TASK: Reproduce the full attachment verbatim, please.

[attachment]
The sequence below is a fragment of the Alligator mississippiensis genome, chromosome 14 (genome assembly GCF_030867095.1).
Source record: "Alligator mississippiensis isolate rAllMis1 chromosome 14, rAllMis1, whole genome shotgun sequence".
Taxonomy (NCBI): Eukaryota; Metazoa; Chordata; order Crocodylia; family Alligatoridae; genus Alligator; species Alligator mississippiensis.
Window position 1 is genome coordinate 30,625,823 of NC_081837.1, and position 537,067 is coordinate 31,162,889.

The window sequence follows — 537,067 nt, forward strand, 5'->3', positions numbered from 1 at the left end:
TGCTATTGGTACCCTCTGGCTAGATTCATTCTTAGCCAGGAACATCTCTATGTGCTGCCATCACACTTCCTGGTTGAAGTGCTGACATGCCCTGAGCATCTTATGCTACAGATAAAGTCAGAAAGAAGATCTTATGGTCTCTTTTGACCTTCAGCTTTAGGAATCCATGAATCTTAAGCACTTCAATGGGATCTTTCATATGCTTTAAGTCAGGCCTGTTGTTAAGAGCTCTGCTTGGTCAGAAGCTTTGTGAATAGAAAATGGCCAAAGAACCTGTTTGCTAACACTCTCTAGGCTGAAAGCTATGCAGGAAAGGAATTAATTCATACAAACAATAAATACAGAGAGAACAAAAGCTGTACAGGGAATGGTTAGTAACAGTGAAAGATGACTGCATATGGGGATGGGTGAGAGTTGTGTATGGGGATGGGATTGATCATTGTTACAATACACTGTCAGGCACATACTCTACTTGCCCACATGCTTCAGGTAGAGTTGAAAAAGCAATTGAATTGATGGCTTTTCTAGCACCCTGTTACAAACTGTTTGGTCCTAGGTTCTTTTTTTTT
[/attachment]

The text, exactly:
The sequence below is a fragment of the Alligator mississippiensis genome, chromosome 14 (genome assembly GCF_030867095.1).
Source record: "Alligator mississippiensis isolate rAllMis1 chromosome 14, rAllMis1, whole genome shotgun sequence".
Taxonomy (NCBI): Eukaryota; Metazoa; Chordata; order Crocodylia; family Alligatoridae; genus Alligator; species Alligator mississippiensis.
Window position 1 is genome coordinate 30,625,823 of NC_081837.1, and position 537,067 is coordinate 31,162,889.

The window sequence follows — 537,067 nt, forward strand, 5'->3', positions numbered from 1 at the left end:
TGCTATTGGTACCCTCTGGCTAGATTCATTCTTAGCCAGGAACATCTCTATGTGCTGCCATCACACTTCCTGGTTGAAGTGCTGACATGCCCTGAGCATCTTATGCTACAGATAAAGTCAGAAAGAAGATCTTATGGTCTCTTTTGACCTTCAGCTTTAGGAATCCATGAATCTTAAGCACTTCAATGGGATCTTTCATATGCTTTAAGTCAGGCCTGTTGTTAAGAGCTCTGCTTGGTCAGAAGCTTTGTGAATAGAAAATGGCCAAAGAACCTGTTTGCTAACACTCTCTAGGCTGAAAGCTATGCAGGAAAGGAATTAATTCATACAAACAATAAATACAGAGAGAACAAAAGCTGTACAGGGAATGGTTAGTAACAGTGAAAGATGACTGCATATGGGGATGGGTGAGAGTTGTGTATGGGGATGGGATTGATCATTGTTACAATACACTGTCAGGCACATACTCTACTTGCCCACATGCTTCAGGTAGAGTTGAAAAAGCAATTGAATTGATGGCTTTTCTAGCACCCTGTTACAAACTGTTTGGTCCTAGGTTCTTTTTTTTT